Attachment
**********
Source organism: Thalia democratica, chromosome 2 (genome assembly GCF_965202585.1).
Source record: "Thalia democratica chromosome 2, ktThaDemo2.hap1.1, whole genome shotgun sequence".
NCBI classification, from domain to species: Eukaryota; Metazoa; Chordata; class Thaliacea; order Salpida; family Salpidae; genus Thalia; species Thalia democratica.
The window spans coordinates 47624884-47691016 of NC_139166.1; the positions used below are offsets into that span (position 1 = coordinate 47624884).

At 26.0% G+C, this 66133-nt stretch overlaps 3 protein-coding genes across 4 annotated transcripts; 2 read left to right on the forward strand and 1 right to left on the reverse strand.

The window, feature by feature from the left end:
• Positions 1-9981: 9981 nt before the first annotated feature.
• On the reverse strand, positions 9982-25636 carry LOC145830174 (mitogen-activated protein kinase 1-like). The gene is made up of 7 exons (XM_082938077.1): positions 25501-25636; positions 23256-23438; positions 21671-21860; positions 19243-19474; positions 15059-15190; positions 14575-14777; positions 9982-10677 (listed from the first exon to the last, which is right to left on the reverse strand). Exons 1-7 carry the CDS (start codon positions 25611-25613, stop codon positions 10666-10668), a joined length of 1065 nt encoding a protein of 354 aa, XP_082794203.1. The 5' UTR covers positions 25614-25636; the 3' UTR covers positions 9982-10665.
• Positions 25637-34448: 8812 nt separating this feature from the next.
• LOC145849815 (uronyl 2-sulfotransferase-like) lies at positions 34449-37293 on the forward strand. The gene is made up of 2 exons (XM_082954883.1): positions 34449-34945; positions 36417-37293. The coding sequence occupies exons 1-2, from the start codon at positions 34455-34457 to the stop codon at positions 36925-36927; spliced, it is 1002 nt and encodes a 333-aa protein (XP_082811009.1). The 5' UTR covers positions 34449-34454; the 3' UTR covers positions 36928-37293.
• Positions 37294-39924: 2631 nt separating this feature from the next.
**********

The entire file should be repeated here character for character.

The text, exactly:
Source organism: Thalia democratica, chromosome 2 (genome assembly GCF_965202585.1).
Source record: "Thalia democratica chromosome 2, ktThaDemo2.hap1.1, whole genome shotgun sequence".
NCBI classification, from domain to species: Eukaryota; Metazoa; Chordata; class Thaliacea; order Salpida; family Salpidae; genus Thalia; species Thalia democratica.
The window spans coordinates 47624884-47691016 of NC_139166.1; the positions used below are offsets into that span (position 1 = coordinate 47624884).

At 26.0% G+C, this 66133-nt stretch overlaps 3 protein-coding genes across 4 annotated transcripts; 2 read left to right on the forward strand and 1 right to left on the reverse strand.

The window, feature by feature from the left end:
• Positions 1-9981: 9981 nt before the first annotated feature.
• On the reverse strand, positions 9982-25636 carry LOC145830174 (mitogen-activated protein kinase 1-like). The gene is made up of 7 exons (XM_082938077.1): positions 25501-25636; positions 23256-23438; positions 21671-21860; positions 19243-19474; positions 15059-15190; positions 14575-14777; positions 9982-10677 (listed from the first exon to the last, which is right to left on the reverse strand). Exons 1-7 carry the CDS (start codon positions 25611-25613, stop codon positions 10666-10668), a joined length of 1065 nt encoding a protein of 354 aa, XP_082794203.1. The 5' UTR covers positions 25614-25636; the 3' UTR covers positions 9982-10665.
• Positions 25637-34448: 8812 nt separating this feature from the next.
• LOC145849815 (uronyl 2-sulfotransferase-like) lies at positions 34449-37293 on the forward strand. The gene is made up of 2 exons (XM_082954883.1): positions 34449-34945; positions 36417-37293. The coding sequence occupies exons 1-2, from the start codon at positions 34455-34457 to the stop codon at positions 36925-36927; spliced, it is 1002 nt and encodes a 333-aa protein (XP_082811009.1). The 5' UTR covers positions 34449-34454; the 3' UTR covers positions 36928-37293.
• Positions 37294-39924: 2631 nt separating this feature from the next.